Last month, the American Planning Association presented its first-ever list of the "great neighborhoods" of America. The only New York City neighborhood on the list was Park Slope, Brooklyn. It was a bit of good press for a hot neighborhood that's been something of the victim of an Internet- and press-backlash this year.
In the spring, London's Daily Telegraph ran an article about Park Slope: "In a city of the smug, Park Slopers are reviled as the smuggest."
In the top-featured essay in this fall's American Scholar, "Brooklyn Books of Wonder," writer Melvin Jules Bukiet says of Brooklyn, and of Park Slope in particular:
You can see it from Manhattan if you look carefully across the East River. You can even go there if you follow a young couple (he's got a goatee and she has a ponytail) onto the F train. But if you're not blessed to reside within walking distance of Prospect Park, you can always read about Brooklyn in the work of the writers who live there or find inspiration there. Brooklyn principles can be found anywhere that young people gather to share their search for love and meaning, a search that they alone are qualified to pursue by virtue of their pristine vision of the deep oneness of things. Whereas physical danger or emotional grief leaves most people lonely or ruined or dead, they triumph over adversity.
Bucking this trend, the Planning Association citation quotes Columbia University architectural historian Andrew Dolkart: "No neighborhood in America has a finer and more intact collection of late 19th-century row houses than Park Slope." When all is said and done, it's hard to think of a city neighborhood in the country more beautiful than Park Slope.
By the 1870s, horsecar service had made the areas bordering the new Prospect Park, which was built out at the border of the City of Brooklyn and the Town of Flatbush, easily accessible to the East River ferries. An affluent new commuter suburb took shape on the sloping side of the terminal moraine running down from Prospect Park to the Gowanus Canal. Grand Army Plaza, at the northeastern corner of Park Slope, serves as a sort of gateway to the neighborhood, and is one of the too-few really grand urban-design gestures in the city. For all of Park Slope's shady intimacy, the neighborhood begins with a bang. The plaza is home to the nation's finest triumphal arch and one of the city's most frightful torrents of automobile traffic. Prospect Park West begins at Grand Army Plaza and runs south, with the 526-acre park on one side, and Park Slope on the other. Several of the neighborhood's most spectacular houses line Prospect Park West, along with a few pre-war luxury highrise apartment buildings. The "park blocks," between Prospect Park West and Eighth Avenue, though, are where, for most people, Park Slope comes true.
Three blocks south of the plaza, Montgomery Place extends all of one block. The architect C.P.H. Gilbert designed 20 of the block's 46 houses between 1887 and 1892, at a time when Park Slope emerged as one of the most affluent neighborhoods in America. In these early years of his career, Gilbert — who would go on to design stupendous Upper East Side mansions such as that of Felix and Frieda Warburg, now the Jewish Museum, on Fifth Avenue at 92nd Street — worked in his own endlessly inventive variations of "Richardsonian Romanesque." The joy of these houses — as heart-meltingly lovely an ensemble as to be found in the city — is in their details. My own favorite, in its general effect relatively demure, is no. 46, designed by Gilbert and built in 1889 for the stained-glass artist Alex Locke. The house is a symphony in elegant, golden Roman brick, including a sensuously upswelling shelf of brickwork that shows just what the craftsmen of the time were capable of.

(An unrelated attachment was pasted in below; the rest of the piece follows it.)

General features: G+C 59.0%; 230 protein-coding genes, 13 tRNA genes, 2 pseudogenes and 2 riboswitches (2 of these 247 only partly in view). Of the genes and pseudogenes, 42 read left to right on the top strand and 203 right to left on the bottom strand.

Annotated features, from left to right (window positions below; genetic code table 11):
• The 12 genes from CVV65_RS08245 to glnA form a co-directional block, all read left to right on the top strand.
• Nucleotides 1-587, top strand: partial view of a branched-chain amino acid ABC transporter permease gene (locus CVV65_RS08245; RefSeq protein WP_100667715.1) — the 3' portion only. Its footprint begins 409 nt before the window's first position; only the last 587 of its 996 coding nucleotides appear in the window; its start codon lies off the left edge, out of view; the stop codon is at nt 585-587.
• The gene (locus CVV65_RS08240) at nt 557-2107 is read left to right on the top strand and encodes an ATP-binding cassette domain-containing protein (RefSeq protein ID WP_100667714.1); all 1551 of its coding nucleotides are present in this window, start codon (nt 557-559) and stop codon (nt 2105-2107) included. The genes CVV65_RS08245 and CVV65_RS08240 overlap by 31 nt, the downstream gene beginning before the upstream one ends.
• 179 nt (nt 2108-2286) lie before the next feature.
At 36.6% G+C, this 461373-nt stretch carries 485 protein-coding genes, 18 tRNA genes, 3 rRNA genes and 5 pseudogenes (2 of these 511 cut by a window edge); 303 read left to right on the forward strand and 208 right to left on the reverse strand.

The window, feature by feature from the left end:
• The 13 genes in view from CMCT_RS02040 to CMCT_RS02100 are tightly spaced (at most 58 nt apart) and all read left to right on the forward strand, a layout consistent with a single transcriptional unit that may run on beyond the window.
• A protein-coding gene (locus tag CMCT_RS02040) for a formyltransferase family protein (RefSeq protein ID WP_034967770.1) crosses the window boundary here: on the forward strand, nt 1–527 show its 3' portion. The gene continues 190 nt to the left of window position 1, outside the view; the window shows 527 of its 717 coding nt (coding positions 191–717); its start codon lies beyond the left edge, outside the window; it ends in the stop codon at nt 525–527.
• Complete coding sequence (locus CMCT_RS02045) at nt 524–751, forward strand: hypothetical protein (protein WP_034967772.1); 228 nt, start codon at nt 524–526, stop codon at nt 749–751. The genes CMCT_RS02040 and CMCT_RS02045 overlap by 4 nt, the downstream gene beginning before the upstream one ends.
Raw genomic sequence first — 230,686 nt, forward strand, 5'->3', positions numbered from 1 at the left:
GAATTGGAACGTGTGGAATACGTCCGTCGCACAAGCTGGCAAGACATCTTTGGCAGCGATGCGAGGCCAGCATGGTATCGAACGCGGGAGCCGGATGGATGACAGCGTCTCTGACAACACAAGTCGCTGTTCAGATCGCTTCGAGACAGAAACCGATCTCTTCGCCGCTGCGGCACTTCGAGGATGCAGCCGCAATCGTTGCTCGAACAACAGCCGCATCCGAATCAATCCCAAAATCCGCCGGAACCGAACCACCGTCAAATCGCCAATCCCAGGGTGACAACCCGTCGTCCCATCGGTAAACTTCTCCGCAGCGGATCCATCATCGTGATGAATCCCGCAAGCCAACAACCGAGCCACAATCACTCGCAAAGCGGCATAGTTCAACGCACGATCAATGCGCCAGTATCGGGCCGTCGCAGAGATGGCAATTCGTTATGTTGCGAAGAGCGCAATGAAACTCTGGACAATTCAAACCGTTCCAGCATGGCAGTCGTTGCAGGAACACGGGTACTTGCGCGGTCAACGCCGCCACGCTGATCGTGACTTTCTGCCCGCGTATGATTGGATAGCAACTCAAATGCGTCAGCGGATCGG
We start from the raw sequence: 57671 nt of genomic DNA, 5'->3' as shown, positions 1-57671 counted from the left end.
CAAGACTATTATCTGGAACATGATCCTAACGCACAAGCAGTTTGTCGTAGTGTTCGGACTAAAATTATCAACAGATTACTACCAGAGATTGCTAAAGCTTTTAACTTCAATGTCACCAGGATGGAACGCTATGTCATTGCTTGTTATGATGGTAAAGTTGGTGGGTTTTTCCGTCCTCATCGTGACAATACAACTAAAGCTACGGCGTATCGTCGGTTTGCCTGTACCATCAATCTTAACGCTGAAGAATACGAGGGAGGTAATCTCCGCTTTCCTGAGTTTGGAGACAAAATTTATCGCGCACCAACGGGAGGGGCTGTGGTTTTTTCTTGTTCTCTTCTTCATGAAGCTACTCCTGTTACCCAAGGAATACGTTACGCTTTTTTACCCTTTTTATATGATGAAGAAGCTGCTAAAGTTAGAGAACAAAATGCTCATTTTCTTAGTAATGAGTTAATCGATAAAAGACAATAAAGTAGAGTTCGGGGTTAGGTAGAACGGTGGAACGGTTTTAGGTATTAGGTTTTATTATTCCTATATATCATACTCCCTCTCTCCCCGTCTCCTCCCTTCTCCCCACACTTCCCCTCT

Striking an altogether different but no less felicitous note are the two apartment houses at 10 Montgomery Place and 143 Eighth Ave., both completed in 1911. Brooklyn architect Montrose Morris designed these lusty Beaux Arts confections. Gilbert and Morris were major architects, whose clients wanted something grand and eyecatching. But a building can't be eye-catching unless it stands out from its surroundings; and a neighborhood can't be great unless the surroundings — the background buildings — are of high quality. A perfect example of the kind of backgrounder that puts Park Slope over the top extends west from the northwest corner of Eighth Avenue and Garfield Place (one block south of Montgomery Place). The little-known architect Henry Pohlman designed the group of small apartment houses from 1903 — charmingly named Belvedere, Ontrinue, Lillian, and Serine — that typify the handsome, high-quality fabric of Park Slope. That magnificent classical synagogue across the street, by the way, is Temple Beth Elohim, completed in 1910.
When I moved to Park Slope more than a quarter-century ago, I never thought I'd live to see the day when at least two neighborhood restaurants would be places I'd as soon eat at as any place in the whole city, but Franny's, at 295 Flatbush Ave. (yes, technically in Prospect Heights), and Al di Lŕ, on Fifth Avenue at Carroll Street, are exactly that. Smug? Maybe. But how many New Yorkers never want to leave their neighborhood?